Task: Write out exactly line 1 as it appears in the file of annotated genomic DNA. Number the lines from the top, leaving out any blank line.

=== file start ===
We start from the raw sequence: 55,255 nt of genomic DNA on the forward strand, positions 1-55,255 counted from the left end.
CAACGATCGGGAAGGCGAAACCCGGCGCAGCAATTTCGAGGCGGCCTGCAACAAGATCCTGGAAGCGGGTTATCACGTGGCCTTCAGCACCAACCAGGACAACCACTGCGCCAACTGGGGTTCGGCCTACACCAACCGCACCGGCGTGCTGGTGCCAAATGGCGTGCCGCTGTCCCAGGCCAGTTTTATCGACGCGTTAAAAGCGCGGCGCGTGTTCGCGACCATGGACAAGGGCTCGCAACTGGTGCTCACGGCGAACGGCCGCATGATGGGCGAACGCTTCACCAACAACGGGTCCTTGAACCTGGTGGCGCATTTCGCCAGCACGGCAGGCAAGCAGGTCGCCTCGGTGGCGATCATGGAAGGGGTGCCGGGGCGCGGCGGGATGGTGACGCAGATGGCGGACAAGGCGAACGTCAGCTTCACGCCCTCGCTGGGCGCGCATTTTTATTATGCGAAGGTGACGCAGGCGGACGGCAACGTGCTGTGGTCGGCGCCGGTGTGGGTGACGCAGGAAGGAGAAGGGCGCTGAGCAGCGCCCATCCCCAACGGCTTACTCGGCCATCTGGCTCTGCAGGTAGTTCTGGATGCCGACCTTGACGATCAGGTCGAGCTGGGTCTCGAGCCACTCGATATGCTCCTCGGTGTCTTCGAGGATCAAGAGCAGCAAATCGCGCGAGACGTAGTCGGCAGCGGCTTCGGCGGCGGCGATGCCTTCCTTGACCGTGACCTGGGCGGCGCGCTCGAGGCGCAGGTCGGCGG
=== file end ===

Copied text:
We start from the raw sequence: 55,255 nt of genomic DNA on the forward strand, positions 1-55,255 counted from the left end.